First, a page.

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  1. No idea where you are jumping. You just need to jump more, with other instructors. Scoliosis isn't the issue, numbers are. You can fly flat-ish, and I'll bet you learn to arch yet. Cheers, -Harry "Sometimes you eat the bar, and well-sometimes the bar eats you..."
  2. Several DZ's have been doing this for a few years now. It's not really "an experiment" at this stage. At Raeford/XP we've been transitioning students with a tandem (or two) and 10-20 min of tunnel time to single instructor jumps since 2015. There have been zero issues to my knowledge and in the case of students who "didn't get it, or seemed sketchy" instructors have the option of taking the student up with two instructors (and do). I was initially opposed to it, but the results have been hard to argue with. Students in the XP PSP program are earning their A license having done 4way (with supervision, as opposed to going and doing it with 27 jumps and limited guidance). The program sets students up to start doing FS after earning their license. This limits the "I got my A, and now I'm adrift doing solos or trying to teach myself how to freefly" issue. USPA didn't try to hide this or sneak an agenda by, they just made it "acceptable" for the DZ's that have been evolving their programs using the tools available. It's a natural progression of things. Tunnels are here, have been for awhile and they are changing the way things are done. Look at the 4 way numbers from this year's World Meet. Blame the tunnel for that too. Jump numbers are essential vs. tunnel time when it comes to advanced/instructor ratings. It's hard to substitute the entire process of a jump (prep, a/c procedures, exit, freefall, opening, canopy flight, etc.). There is no substitute for the experience of the whole process. As it stands, no one has lowered the 25 jump cut off for the A. Which is as it should be. Cheers, -Harry "Sometimes you eat the bar, and well-sometimes the bar eats you..."
  3. So.... Troll? "Sometimes you eat the bar, and well-sometimes the bar eats you..."
  4. Mesquite is the main fun jumper DZ in NV, but it's a bit of a drive (80 mi or so as I remember). The DZ down in Jean is mainly a tandem factory, but they're way closer and will let you fun jump there if you're reasonably experienced (20 mi South of Vegas). They do require an AAD and they usually put fun jumpers into the DZ out in the desert so you'll lose time taking the bus ride back between loads. I think they recently started landing tandems at the airport, they will let some up jumpers land there, but the experience requirements are robust. Cheers, -Harry "Sometimes you eat the bar, and well-sometimes the bar eats you..."
  5. Good call on the WS specific technique for bag orientation. I forgot about that one. -Harry "Sometimes you eat the bar, and well-sometimes the bar eats you..."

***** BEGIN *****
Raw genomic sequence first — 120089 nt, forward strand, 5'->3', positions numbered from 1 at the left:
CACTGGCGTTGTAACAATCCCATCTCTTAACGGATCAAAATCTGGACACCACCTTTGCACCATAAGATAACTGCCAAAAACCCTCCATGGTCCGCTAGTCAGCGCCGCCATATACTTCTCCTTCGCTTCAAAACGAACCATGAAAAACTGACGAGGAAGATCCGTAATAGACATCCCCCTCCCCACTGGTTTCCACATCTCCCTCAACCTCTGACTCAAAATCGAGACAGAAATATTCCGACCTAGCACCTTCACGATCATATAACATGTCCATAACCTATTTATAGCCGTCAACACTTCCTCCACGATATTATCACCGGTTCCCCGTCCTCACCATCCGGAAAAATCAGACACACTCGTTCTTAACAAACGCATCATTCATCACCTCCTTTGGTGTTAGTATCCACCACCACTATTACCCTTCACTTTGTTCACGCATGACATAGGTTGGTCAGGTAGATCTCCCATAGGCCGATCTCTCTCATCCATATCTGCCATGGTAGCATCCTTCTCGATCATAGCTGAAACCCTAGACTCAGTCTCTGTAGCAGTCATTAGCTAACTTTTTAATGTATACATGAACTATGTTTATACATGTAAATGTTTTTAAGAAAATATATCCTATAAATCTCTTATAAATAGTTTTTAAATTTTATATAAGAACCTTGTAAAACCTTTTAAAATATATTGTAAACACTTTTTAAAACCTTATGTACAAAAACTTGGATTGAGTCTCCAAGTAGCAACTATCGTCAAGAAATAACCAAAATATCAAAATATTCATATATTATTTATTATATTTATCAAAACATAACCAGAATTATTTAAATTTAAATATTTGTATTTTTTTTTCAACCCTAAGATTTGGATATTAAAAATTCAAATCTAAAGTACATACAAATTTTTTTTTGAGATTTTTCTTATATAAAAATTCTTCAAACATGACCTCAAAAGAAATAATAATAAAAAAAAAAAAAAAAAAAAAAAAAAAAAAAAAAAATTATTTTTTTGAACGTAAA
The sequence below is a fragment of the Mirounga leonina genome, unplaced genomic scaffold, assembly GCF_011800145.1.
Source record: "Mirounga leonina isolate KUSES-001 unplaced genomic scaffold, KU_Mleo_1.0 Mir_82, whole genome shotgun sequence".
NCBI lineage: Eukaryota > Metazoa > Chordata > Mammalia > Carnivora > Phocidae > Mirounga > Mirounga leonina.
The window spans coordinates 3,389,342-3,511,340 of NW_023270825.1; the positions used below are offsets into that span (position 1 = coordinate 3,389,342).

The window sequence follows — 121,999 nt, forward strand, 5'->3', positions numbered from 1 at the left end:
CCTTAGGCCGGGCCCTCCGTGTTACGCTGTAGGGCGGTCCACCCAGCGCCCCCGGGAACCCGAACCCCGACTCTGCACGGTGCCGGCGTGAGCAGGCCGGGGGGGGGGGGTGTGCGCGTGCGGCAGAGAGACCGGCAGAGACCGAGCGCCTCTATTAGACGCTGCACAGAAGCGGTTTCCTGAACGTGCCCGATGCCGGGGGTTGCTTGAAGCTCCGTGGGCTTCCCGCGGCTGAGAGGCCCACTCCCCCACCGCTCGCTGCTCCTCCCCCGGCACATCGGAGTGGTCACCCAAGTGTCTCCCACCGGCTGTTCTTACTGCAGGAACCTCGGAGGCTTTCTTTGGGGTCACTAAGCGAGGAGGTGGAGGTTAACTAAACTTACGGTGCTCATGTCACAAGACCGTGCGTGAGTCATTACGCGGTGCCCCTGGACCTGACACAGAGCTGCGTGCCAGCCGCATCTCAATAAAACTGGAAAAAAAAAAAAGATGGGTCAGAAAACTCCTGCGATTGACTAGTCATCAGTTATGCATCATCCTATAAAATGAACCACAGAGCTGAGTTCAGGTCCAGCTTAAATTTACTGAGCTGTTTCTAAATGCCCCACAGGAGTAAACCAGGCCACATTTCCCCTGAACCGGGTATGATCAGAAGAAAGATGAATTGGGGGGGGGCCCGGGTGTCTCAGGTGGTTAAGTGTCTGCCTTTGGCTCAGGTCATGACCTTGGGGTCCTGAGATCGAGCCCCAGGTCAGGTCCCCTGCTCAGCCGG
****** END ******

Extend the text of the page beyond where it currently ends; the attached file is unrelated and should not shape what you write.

6. Raeford got wet, lot of trees went down but fared pretty well. Fayetteville got pretty jacked up. AFAIK the tunnel is okay. Cheers "Sometimes you eat the bar, and well-sometimes the bar eats you..."
  7. Cloggy, The idea is that the pilot chute has leverage on the grommet side of the bag. It is similar to why a shrivel flap is used with velcro BASE rigs (shear vs. straight pull). As was mentioned earlier, the main d-bags of rigs made 10-30 years ago were more rectangular and were designed to be rotated into place to fit the container. Back when canopies where huge, pilot chutes sometimes struggled to get the bag off the jumper's back. This was especially problematic when ripcords and springloaded PC's were in vogue, as the PC tended to bounce around in the jumper's burble before launching. AFFI's occasionally see this today: usually it involves a small-ish jumper, huge student rig, inappropriate PC size and it happens on a Cat A or B jump where the PC is struggling to find clean air above 3 jumpers flying in close proximity. Personally-I prefer (and teach) to roll the grommet down into place at the bottom of the reserve container because (if done properly) it forces excess line AWAY from the bottom corners of the reserve tray, helps to put good tension on the main risers routed over the shoulder and improves your ability to force the canopy into the bottom of the main tray. This ensures better distribution, easier closure and improves the aesthetics of the packjob. All that being said; some of the newer rigs are being designed to have the bag placed grommet side towards the flaps and lines against the jumpers back. An example of this is the Sunpath Military Javelin. When it was originally designed it was deployed with a springloaded PC. The bag was pretty square, it made sense to reinforce the bottom of the bag as a soft "kick plate" and isolate the bridle, mesh and coil spring from the lines. Many of these rigs have been modified to use throw out PC's, but the rig is still packed with the lines down. Cheers, -Harry "Sometimes you eat the bar, and well-sometimes the bar eats you..."